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Financial market: Housing loan interest rates

Housing loan interest rates

The Reserve Bank of Australia (RBA) reviews and sets the cash rate on a monthly basis. The Reserve Bank’s Charter (1959) outlines three key areas influenced by monetary policy: the stability of the currency, employment, and the prosperity and welfare of the people of Australia.

The RBA Statistical Tables publications include data on the cash rate and the interest rates of owner-occupier and investor home loans and business loans, as well as data on inflation, exchange rates, liabilities and assets.

The cash rate influences other interest rates in the economy, including interest rates on variable housing loans. Housing loan rates are those quoted for loans to owner-occupiers and investors and are an average of the rates of large lenders in each category. ‘Standard’ rates apply to housing loans with facilities such as the option to redraw or make earlier payments. The cash rate reported from August 1990 reflects monetary policy changes (changes to the cash rate), which are made during the monthly RBA Board meeting—however the outcome of these meetings can often be to hold the cash rate. From May 1976 to July 1990, the monthly average of the cash rate is reported. As the RBA Board meets within each month, if the cash rate is changed the average cash rate for that month will fall between the original cash rate and the new rate.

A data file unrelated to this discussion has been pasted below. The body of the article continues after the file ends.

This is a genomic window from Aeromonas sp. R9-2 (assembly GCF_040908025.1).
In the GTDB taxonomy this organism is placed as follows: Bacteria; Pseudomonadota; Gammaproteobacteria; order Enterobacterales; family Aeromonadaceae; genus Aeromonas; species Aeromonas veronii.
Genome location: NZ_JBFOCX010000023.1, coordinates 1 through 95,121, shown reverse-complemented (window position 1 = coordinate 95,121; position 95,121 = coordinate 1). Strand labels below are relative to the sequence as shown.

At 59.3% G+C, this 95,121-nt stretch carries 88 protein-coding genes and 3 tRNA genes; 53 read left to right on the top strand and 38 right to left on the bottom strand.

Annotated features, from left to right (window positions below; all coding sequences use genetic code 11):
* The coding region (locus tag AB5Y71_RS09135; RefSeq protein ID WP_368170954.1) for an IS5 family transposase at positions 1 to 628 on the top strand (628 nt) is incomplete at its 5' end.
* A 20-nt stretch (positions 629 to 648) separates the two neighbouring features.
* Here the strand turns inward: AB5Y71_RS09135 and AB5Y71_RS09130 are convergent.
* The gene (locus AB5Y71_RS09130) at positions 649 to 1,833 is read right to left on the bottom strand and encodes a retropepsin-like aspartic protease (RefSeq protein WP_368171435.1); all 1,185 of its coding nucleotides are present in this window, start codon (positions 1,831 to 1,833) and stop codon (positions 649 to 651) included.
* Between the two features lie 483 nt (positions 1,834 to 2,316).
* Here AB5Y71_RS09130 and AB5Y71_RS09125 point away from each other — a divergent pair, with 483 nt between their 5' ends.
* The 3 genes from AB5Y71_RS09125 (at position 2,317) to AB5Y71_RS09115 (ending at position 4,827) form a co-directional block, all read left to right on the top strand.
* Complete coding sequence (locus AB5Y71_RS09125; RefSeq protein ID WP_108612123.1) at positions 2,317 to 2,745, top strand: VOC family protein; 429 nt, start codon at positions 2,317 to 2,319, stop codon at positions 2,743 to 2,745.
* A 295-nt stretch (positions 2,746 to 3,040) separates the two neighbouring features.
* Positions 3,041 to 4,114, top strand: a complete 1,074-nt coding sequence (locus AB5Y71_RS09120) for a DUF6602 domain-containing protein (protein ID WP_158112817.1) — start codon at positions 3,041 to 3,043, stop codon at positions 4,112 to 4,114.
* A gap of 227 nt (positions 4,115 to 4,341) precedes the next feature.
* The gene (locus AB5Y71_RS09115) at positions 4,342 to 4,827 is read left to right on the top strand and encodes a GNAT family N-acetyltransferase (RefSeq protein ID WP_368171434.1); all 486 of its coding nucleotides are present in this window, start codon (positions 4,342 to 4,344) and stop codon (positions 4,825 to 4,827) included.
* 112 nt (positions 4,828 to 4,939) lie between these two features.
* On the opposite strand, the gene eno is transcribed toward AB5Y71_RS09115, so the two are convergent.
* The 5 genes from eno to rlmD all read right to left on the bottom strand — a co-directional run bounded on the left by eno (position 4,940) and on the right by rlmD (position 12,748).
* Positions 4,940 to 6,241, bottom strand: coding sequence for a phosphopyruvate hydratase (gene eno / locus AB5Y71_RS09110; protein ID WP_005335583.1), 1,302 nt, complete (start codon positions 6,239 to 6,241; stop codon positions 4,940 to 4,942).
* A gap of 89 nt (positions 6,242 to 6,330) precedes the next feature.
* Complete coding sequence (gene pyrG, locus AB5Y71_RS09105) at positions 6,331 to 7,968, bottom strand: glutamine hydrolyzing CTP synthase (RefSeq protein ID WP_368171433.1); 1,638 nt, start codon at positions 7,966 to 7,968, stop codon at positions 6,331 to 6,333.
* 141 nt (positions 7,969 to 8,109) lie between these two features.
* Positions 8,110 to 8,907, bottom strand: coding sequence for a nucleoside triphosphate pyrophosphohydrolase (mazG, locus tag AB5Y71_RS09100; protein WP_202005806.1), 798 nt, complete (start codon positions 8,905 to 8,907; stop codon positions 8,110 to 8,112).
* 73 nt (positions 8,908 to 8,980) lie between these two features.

See RBA Statistical Tables ( for in-depth commentary and analysis and important data quality information. Source reference tables Interest Rates and Yields – Money Market – Monthly – F1.1 (from May-1976 to Jul-1990), Monetary Policy Changes – A2 (From Aug-1990 onwards), and Lending Rates – F5.